Methods

Experimental animal grouping and development of subarachnoid hemorrhage model

This study was approved by the Ethics Committee of Anhui Medical University (Hefei, China, 2012238). All animal use and care protocols including the operation procedures were carried out in strict accordance with the recommendation in Guide for the Care and Use of Laboratory Animals of the National Institutes of Health.

A total of 160 adult male New Zealand white rabbits that weigh from 2.5 to 3.2 kg were supplied by the experimental animal center of Anhui Medical University. All rabbits were randomly divided into four groups of 40 each: (1) manual control group, (2) manual model group, (3) ultrasound guided control group, and (4) ultrasound guided model group. We established and detailed the groups as follows:

Manual model group. After rabbits were fixed on the operating table, they were anesthetized using 3 % sodium pentobarbital (1 ml/kg) after an intravenous injection through auricular vein. The occipital hair was shaved, and the skin was sterilized with 75 % alcohol. A 5 ml-syringe with a 22-gauge needle was inserted into cisterna magna through atlano-occipital fascia (Fig. 1). Once the dura mater was perforated, a small amount of cerebrospinal fluid (about 0.4 ml/kg) was removed. The autologous non-heparinized fresh auricular arterial blood (about 0.6 ml/kg) was injected into cisterna magna slowly. The rabbits were kept in head-down position for 30 min, whereby the blood would distribute into other subarachnoid spaces with cerebrospinal fluid circulation. The second injection was accomplished 48 h after the first injection, and 0.4 ml/kg blood was injected into cisterna magna using the same procedure as first injection.
Fig. 1

Cisterna magna and atlano-occipital fascia in CT sagittal image. C cerebellum, EOP external occipital protuberance, AOF atlano-occipital fascia, CM cisterna magna, BS brain stem

Manual control group. All the procedures were the same as model group, except normal saline was used instead of autologous blood.

Ultrasound guided model group. Before puncture, the depth of cisterna magna was measured by ultrasound. The best puncture direction was designed according to the relationship between atlano-occipital fascia and the deepest part of cisterna magna (Fig. 2). If the cisterna magna was found to be too small (the depth was less than 0.23 cm, which is the length of inclined plane of needle tip), the amount of autologous blood injected into cisterna magna would be decreased. Guided by ultrasound, the needle was inserted into cisterna magna. Other procedures remained the same as manual model group.
Fig. 2

Measurement and observation of cisterna magna that is guided by ultrasound. a Cisterna magna and adjacent structures were displayed by ultrasound. b Depth of cisterna magna was measured at its optimal part. The puncture direction was designed based on the line from atlano-occipital fascia to the deepest part of cisterna magna. CM cisterna magna, BS brain stem, EOP external occipital protuberance

Ultrasound guided control group. All the procedures were the same as model group except that normal saline was used instead of autologous blood.

Observation of the rabbit subarachnoid hemorrhage model under CT

The rabbits underwent CT scanning 1 day after modeling, to determine whether there was blood in the subarachnoid space. All CT images were obtained using a 16-MDCT unit (Siemens Healthcare). The scanning parameters were as follows: 80 kV, 100 mA, 1.25-mm section thickness, 1-mm intersection gap, 0.7 cm/s table speed, 9.6-cm FOV, and 512 × 512 matrix.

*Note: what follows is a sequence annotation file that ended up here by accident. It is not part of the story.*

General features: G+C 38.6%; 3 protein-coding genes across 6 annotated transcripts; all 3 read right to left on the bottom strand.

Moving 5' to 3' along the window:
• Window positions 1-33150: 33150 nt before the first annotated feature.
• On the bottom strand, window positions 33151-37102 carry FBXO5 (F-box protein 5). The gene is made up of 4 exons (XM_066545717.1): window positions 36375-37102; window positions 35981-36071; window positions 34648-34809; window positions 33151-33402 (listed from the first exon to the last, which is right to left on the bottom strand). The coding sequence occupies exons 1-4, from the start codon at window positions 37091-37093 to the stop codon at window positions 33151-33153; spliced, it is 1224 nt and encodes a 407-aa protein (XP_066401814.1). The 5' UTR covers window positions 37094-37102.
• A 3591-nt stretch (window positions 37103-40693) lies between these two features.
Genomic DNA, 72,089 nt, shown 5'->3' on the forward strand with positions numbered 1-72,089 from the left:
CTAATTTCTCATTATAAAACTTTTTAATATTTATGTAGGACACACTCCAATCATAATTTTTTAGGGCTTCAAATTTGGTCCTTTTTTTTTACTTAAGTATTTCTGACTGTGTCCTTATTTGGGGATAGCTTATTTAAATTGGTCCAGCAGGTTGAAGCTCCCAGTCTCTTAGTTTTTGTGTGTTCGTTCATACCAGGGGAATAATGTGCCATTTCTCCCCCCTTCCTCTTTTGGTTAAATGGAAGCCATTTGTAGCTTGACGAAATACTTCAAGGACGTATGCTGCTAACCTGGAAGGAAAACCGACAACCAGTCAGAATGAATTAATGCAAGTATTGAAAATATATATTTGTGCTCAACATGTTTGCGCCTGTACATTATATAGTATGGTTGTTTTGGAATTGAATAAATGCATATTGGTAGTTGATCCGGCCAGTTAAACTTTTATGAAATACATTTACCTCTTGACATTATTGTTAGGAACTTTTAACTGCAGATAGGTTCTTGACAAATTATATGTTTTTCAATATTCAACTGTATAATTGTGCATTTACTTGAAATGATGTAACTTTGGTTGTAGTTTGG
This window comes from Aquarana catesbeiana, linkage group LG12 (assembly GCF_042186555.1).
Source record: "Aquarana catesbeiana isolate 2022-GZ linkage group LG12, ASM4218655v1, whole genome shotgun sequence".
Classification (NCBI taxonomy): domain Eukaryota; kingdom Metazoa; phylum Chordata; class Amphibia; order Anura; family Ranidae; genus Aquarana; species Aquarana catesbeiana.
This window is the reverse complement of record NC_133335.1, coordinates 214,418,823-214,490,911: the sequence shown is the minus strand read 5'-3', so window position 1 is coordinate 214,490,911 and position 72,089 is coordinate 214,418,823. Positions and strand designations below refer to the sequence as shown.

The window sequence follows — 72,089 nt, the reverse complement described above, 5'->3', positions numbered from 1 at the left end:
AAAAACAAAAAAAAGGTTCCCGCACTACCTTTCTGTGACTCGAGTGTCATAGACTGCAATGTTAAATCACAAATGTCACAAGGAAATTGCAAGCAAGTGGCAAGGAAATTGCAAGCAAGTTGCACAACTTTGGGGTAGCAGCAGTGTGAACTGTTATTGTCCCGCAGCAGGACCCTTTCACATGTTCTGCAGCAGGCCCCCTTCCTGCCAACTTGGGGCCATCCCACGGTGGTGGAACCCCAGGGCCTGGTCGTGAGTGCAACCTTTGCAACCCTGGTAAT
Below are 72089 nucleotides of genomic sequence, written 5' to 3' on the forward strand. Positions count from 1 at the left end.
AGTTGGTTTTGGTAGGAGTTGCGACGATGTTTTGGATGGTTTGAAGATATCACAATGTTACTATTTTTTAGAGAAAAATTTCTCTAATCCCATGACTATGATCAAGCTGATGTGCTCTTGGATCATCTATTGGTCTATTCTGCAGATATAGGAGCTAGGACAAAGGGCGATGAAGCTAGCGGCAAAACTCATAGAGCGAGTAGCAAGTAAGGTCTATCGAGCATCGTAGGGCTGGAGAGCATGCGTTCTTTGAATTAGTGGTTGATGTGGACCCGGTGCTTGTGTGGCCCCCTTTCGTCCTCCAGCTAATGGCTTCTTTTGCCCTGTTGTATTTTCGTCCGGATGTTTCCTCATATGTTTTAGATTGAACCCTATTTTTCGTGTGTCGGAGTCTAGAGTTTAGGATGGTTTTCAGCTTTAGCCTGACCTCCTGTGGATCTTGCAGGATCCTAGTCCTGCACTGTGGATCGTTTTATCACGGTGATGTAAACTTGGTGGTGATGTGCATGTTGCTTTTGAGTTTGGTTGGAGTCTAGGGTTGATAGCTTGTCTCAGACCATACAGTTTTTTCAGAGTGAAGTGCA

Observation of cerebral vasospasm with magnetic resonance angiography

Next, the rabbits underwent MR scanning before modeling and 5 days after modeling, to determine whether cerebral vasospasm occurred. MR scanning was performed with a 3.0 T MR unit (Siemens Healthcare) using a knee joint coil. After a T2-weighted sequence with a TR/TE of 2000/96 ms was performed to display the loose connective tissue, the time of flight magnetic resonance angiography (TOF-MRA) was performed to display cerebral artery. The scanning parameters were as follows: 256 × 256 matrix, 0.5-mm section thickness, 11-cm FOV, TR 25 ms, and TE 5.72 ms. The data were translated to post-processing workstation after scanning. The basilar artery diameters were measured by two radiologists independently, and their mean values were calculated.

The vasospasm severity was calculated based on the basilar artery diameters before modeling and 5 days after modeling. The calculation formula was modified from Laslo et al. [37] in Eq. (1) as follows:
$${\text{Vasospasm severity }} = \, \left( {{\text{BA}}_{0} {-}{\text{ BA}}_{ 5} } \right) \, \times { 1}00\% \, /{\text{ BA}}_{0}$$
(1)

In this formula, BA0 represents the basilar artery diameter before modeling, while BA5 represents the basilar artery diameter 5 days after modeling in the same rabbit.

Statistical analysis

All the statistical analyses were performed with SPSS software for Windows, and are presented as the mean ± standard deviation (SD). Statistical comparisons of the basilar artery diameter before and after modeling were made using paired t test. Statistical comparisons of the mortality rate and the vasospasm severity were made using Chi square test. Here, P < 0.05 was considered to indicate a significant difference.

Results

Operation based on ultrasound guided puncture

The cisterna magna was a dilated subarachnoid space between cerebellum and medulla oblongata (Fig. 3). Before the puncture procedure, the cisterna magna, brain stem and external occipital protuberance were displayed by ultrasound. The depth of the cisterna magna was (0.42 ± 0.06) cm (Fig. 2). According the line from atlano-occipital fascia to the deepest part of cisterna magna, the best puncture direction was designed. The angle between puncture needle and vertical line was (56 ± 11)°, while the depth of puncture was (2.38 ± 0.81) cm (Fig. 3).
Fig. 3

Illustration of puncture direction in MR sagittal image. C cerebellum, CM cisterna magna, BS brain stem, Arrow 1 puncture direction in manual model group (vertical line), Arrow 2 puncture direction in ultrasound guided model group